Before we moved ourselves here to the Midwest, we lived in a little town on the Central Coast of California, just South of Santa Cruz. One of our favorite weekend things to do was to drive up the coast to Pescadero and stop in at Arcangeli’s Grocery for their still-warm-out-of-the-oven artichoke garlic bread, and eat the entire loaf on our drive back down the coast . Words cannot describe how good this stuff is, but I will tell you that we have had it shipped here and still talk about it as though it was a member of the family left behind in the move.
All that to say that when I came across this recipe for asparagus bread pudding, yes, you read that right, asparagus bread pudding, it sounded lovely and I was drawn to make it immediately. But as I was saving the recipe to my computer, I accidentally typed artichoke bread pudding, which, upon reflection, had to have been my subconscious prodding me to change course.
It didn’t take much prodding, I’ll tell you. As soon as I saw what I had typed, my mind conjured up images of that warm artichoke bread, fragrant with garlic and herbs, and I tucked my asparagus away for another meal, grabbed some artichoke hearts and got this done.
So glad I did that. Oh my ever lovin’ goodness, was this ever incredible…thick bread puffed with milk and eggs, melted fontina, romano and asiago cheeses, fresh herbs, garlic, and, of course, those lovely artichoke hearts nestled in there. I guess that’s about all I have to say about this, except perhaps you should consider making it. Soon.
Artichoke Bread Pudding
Recipe adapted from the San Francisco Chronicle
12 to 16 thick slices of dry bread
2 1/2 to 3 cups milk
2 1/2 cups of canned or frozen artichoke hearts, sliced
3 cloves of garlic, sliced (if using artichokes)
1 teaspoon salt
Freshly ground pepper to taste
1/2 cup chopped mixed fresh herbs (such as chives, parsley and tarragon; or sage, thyme and marjoram)
1/4 cup freshly grated Romano cheese
4 ounces fontina cheese, large grates
4 ounces asiago cheese, large grates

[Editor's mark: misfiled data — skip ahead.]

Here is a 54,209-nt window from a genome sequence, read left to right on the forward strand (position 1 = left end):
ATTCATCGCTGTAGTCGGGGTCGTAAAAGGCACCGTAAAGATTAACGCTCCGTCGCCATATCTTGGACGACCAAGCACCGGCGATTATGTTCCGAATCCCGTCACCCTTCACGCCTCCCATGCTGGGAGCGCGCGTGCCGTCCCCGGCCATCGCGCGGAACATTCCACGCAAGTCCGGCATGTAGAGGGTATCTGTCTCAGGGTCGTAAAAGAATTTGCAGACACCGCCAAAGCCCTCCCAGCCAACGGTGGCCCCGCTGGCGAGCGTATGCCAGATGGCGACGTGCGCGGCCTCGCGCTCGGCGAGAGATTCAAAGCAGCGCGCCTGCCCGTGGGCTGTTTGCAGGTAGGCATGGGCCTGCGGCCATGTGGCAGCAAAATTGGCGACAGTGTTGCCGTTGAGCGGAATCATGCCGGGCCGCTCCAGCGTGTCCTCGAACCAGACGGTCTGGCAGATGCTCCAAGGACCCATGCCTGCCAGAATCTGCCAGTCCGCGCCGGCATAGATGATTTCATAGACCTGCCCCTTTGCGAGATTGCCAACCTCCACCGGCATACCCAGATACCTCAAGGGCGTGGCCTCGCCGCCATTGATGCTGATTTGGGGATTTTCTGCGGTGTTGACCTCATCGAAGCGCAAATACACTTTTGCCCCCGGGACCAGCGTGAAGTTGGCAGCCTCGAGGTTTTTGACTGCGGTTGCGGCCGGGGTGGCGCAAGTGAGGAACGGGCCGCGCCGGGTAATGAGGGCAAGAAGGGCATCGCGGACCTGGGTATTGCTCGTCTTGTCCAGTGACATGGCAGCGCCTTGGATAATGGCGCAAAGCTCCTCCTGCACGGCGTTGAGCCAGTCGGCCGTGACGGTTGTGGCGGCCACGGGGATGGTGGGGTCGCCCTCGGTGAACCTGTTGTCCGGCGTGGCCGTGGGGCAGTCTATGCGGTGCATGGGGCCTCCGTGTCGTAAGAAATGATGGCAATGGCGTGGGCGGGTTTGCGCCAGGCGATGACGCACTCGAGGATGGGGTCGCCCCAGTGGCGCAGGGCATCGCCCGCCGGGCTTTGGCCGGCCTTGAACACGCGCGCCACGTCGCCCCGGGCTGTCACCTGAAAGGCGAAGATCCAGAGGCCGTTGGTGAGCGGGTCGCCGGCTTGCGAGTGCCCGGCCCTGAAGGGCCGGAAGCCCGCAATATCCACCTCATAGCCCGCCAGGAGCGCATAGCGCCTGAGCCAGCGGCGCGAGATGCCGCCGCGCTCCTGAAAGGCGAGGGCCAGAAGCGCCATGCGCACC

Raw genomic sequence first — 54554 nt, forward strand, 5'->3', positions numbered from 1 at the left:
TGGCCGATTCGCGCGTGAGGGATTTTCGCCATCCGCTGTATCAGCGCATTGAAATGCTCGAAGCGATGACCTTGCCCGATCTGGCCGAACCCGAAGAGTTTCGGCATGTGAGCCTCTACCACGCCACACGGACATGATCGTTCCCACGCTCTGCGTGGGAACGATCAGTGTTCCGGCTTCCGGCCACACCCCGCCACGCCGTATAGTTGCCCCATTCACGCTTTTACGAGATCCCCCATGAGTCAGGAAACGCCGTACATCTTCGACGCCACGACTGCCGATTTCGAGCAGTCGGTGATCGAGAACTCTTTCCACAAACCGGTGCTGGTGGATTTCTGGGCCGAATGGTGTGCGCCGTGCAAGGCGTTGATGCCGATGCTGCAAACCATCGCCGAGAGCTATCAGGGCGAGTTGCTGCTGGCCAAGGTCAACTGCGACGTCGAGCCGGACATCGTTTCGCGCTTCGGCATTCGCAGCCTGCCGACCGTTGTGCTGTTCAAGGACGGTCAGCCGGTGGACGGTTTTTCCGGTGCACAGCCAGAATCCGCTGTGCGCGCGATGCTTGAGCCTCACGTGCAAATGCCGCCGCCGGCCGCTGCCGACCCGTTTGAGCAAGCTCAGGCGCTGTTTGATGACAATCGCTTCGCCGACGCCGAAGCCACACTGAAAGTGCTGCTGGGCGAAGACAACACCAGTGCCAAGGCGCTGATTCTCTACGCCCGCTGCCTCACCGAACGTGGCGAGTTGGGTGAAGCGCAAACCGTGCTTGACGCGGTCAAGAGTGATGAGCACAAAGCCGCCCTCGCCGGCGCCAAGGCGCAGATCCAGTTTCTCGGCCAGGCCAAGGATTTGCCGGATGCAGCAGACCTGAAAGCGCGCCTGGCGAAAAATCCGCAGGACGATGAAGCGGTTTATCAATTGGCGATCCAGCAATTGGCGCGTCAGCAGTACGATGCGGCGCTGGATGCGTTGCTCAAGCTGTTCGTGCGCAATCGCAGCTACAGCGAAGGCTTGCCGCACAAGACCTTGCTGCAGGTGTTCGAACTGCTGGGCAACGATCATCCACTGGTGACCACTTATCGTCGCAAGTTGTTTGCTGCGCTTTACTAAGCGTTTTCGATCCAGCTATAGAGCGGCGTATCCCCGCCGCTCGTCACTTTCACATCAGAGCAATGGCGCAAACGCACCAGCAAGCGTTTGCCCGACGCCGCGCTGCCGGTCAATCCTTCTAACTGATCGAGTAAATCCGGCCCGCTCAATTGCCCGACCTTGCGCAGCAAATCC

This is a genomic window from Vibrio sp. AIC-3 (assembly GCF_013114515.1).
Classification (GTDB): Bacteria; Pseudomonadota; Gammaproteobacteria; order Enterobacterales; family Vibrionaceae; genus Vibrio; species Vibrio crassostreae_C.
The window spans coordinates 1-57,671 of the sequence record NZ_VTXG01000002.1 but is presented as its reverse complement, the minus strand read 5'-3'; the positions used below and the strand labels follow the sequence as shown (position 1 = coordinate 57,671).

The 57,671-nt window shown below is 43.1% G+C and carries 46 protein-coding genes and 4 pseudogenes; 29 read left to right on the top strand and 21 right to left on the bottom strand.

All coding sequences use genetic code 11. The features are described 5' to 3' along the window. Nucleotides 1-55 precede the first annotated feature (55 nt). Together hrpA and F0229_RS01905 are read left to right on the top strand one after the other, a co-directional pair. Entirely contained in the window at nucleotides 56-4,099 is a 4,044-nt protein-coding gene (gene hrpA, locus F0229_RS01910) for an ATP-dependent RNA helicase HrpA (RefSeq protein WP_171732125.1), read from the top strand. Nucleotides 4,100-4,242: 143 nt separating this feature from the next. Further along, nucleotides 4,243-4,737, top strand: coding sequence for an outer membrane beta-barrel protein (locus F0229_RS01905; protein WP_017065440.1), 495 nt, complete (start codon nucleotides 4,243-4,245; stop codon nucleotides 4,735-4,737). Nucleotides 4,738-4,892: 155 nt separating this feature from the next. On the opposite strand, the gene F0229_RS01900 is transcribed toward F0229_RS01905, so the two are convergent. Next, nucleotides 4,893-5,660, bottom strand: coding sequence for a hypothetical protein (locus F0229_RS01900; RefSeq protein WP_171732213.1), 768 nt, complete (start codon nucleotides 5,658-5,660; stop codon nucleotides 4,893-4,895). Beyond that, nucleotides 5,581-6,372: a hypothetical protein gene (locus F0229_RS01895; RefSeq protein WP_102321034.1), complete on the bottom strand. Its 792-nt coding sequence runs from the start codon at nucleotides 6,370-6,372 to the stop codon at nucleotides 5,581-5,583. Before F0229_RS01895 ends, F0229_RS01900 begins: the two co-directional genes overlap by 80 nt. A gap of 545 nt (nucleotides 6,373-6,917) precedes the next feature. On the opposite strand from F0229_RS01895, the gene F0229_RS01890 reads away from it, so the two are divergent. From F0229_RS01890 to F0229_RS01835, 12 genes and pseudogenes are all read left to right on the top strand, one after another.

1 tablespoon butter, cut into small bits
INSTRUCTIONS: Place the bread in a single layer in a shallow dish. Pour 2 1/2 cups milk over the top. Let soak until the bread has absorbed the milk and becomes soft, about 30 minutes. Press the bread slices to extract the milk. Measure the milk; you should have 1/2 cup. If not, add milk to make 1/2 cup. Set aside.
Heat a small amount of olive oil or butter in a small skillet and saute the sliced garlic until soft and fragrant, about 5 minutes. Do not let it brown. Set aside.
Preheat oven to 350 degrees. Butter a 3-quart mold - a souffle dish works well. Beat together the eggs, salt, pepper and the 1/2 cup milk until well blended.
Set aside a few of the artichoke slices to use for the top. Layer one-third of the bread in the prepared dish. Top the bread layer with half of the remaining artichoke slices, sprinkle with the sliced garlic and then half of the mixed herbs, and sprinkle one-third of each of the cheeses over that. Repeat the layers, using half of the remaining bread, all of the remaining artichokes and herbs, and half of the remaining cheese. Arrange the remaining bread on top, strew the remaining cheese over it, and garnish with the reserved artichoke slices. Pour the milk-egg mixture over all, then dot with the butter.
Bake until the top is crusty brown and a knife inserted in the center comes out clean, about 45 minutes.
Serves 6 to 8
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